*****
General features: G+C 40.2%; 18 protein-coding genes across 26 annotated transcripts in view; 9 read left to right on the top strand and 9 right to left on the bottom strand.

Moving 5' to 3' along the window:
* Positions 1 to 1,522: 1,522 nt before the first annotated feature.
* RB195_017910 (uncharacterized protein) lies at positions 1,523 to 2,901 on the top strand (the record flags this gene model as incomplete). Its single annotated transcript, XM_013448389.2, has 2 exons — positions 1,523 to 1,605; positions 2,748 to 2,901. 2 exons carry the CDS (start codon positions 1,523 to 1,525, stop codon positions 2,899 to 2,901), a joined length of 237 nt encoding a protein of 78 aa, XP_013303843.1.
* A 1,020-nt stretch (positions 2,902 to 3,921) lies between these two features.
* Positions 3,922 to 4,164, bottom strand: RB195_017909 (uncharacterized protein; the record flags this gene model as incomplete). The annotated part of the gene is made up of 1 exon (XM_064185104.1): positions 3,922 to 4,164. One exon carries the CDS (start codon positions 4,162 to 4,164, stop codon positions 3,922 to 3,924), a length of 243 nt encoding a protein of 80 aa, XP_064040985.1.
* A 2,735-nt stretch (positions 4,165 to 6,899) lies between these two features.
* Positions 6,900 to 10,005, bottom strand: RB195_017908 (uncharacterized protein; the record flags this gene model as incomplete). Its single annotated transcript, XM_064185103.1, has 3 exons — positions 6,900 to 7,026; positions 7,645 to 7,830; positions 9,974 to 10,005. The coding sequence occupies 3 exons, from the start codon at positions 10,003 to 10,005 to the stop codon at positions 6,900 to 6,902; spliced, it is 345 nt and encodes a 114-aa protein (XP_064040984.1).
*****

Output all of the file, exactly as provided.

General features: G+C 40.2%; 18 protein-coding genes across 26 annotated transcripts in view; 9 read left to right on the top strand and 9 right to left on the bottom strand.

Moving 5' to 3' along the window:
* Positions 1 to 1,522: 1,522 nt before the first annotated feature.
* RB195_017910 (uncharacterized protein) lies at positions 1,523 to 2,901 on the top strand (the record flags this gene model as incomplete). Its single annotated transcript, XM_013448389.2, has 2 exons — positions 1,523 to 1,605; positions 2,748 to 2,901. 2 exons carry the CDS (start codon positions 1,523 to 1,525, stop codon positions 2,899 to 2,901), a joined length of 237 nt encoding a protein of 78 aa, XP_013303843.1.
* A 1,020-nt stretch (positions 2,902 to 3,921) lies between these two features.
* Positions 3,922 to 4,164, bottom strand: RB195_017909 (uncharacterized protein; the record flags this gene model as incomplete). The annotated part of the gene is made up of 1 exon (XM_064185104.1): positions 3,922 to 4,164. One exon carries the CDS (start codon positions 4,162 to 4,164, stop codon positions 3,922 to 3,924), a length of 243 nt encoding a protein of 80 aa, XP_064040985.1.
* A 2,735-nt stretch (positions 4,165 to 6,899) lies between these two features.
* Positions 6,900 to 10,005, bottom strand: RB195_017908 (uncharacterized protein; the record flags this gene model as incomplete). Its single annotated transcript, XM_064185103.1, has 3 exons — positions 6,900 to 7,026; positions 7,645 to 7,830; positions 9,974 to 10,005. The coding sequence occupies 3 exons, from the start codon at positions 10,003 to 10,005 to the stop codon at positions 6,900 to 6,902; spliced, it is 345 nt and encodes a 114-aa protein (XP_064040984.1).